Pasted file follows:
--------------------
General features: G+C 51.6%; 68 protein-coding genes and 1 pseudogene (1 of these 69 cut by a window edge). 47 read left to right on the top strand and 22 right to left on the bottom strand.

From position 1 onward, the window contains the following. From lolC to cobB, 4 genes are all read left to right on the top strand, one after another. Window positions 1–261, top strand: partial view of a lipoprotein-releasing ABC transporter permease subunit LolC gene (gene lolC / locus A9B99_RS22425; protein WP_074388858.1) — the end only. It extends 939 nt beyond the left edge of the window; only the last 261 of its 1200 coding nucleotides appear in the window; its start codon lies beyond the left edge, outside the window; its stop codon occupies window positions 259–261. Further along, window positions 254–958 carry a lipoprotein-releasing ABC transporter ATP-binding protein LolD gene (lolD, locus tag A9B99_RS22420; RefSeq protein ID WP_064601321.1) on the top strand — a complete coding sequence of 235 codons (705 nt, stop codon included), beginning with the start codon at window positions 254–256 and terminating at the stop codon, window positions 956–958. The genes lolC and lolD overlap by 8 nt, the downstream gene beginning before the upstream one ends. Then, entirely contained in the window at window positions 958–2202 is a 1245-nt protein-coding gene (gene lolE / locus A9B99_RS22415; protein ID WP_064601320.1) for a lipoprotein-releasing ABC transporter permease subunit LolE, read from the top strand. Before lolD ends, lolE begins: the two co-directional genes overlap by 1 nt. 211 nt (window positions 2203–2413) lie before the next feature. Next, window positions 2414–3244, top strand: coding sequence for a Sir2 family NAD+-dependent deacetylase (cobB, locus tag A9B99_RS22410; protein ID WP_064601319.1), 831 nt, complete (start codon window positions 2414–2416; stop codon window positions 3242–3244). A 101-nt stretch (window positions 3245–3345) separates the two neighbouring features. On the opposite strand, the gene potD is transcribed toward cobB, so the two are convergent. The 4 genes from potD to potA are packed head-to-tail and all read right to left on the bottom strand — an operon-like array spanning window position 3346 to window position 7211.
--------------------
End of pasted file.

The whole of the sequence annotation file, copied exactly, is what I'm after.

General features: G+C 51.6%; 68 protein-coding genes and 1 pseudogene (1 of these 69 cut by a window edge). 47 read left to right on the top strand and 22 right to left on the bottom strand.

From position 1 onward, the window contains the following. From lolC to cobB, 4 genes are all read left to right on the top strand, one after another. Window positions 1–261, top strand: partial view of a lipoprotein-releasing ABC transporter permease subunit LolC gene (gene lolC / locus A9B99_RS22425; protein WP_074388858.1) — the end only. It extends 939 nt beyond the left edge of the window; only the last 261 of its 1200 coding nucleotides appear in the window; its start codon lies beyond the left edge, outside the window; its stop codon occupies window positions 259–261. Further along, window positions 254–958 carry a lipoprotein-releasing ABC transporter ATP-binding protein LolD gene (lolD, locus tag A9B99_RS22420; RefSeq protein ID WP_064601321.1) on the top strand — a complete coding sequence of 235 codons (705 nt, stop codon included), beginning with the start codon at window positions 254–256 and terminating at the stop codon, window positions 956–958. The genes lolC and lolD overlap by 8 nt, the downstream gene beginning before the upstream one ends. Then, entirely contained in the window at window positions 958–2202 is a 1245-nt protein-coding gene (gene lolE / locus A9B99_RS22415; protein ID WP_064601320.1) for a lipoprotein-releasing ABC transporter permease subunit LolE, read from the top strand. Before lolD ends, lolE begins: the two co-directional genes overlap by 1 nt. 211 nt (window positions 2203–2413) lie before the next feature. Next, window positions 2414–3244, top strand: coding sequence for a Sir2 family NAD+-dependent deacetylase (cobB, locus tag A9B99_RS22410; protein ID WP_064601319.1), 831 nt, complete (start codon window positions 2414–2416; stop codon window positions 3242–3244). A 101-nt stretch (window positions 3245–3345) separates the two neighbouring features. On the opposite strand, the gene potD is transcribed toward cobB, so the two are convergent. The 4 genes from potD to potA are packed head-to-tail and all read right to left on the bottom strand — an operon-like array spanning window position 3346 to window position 7211.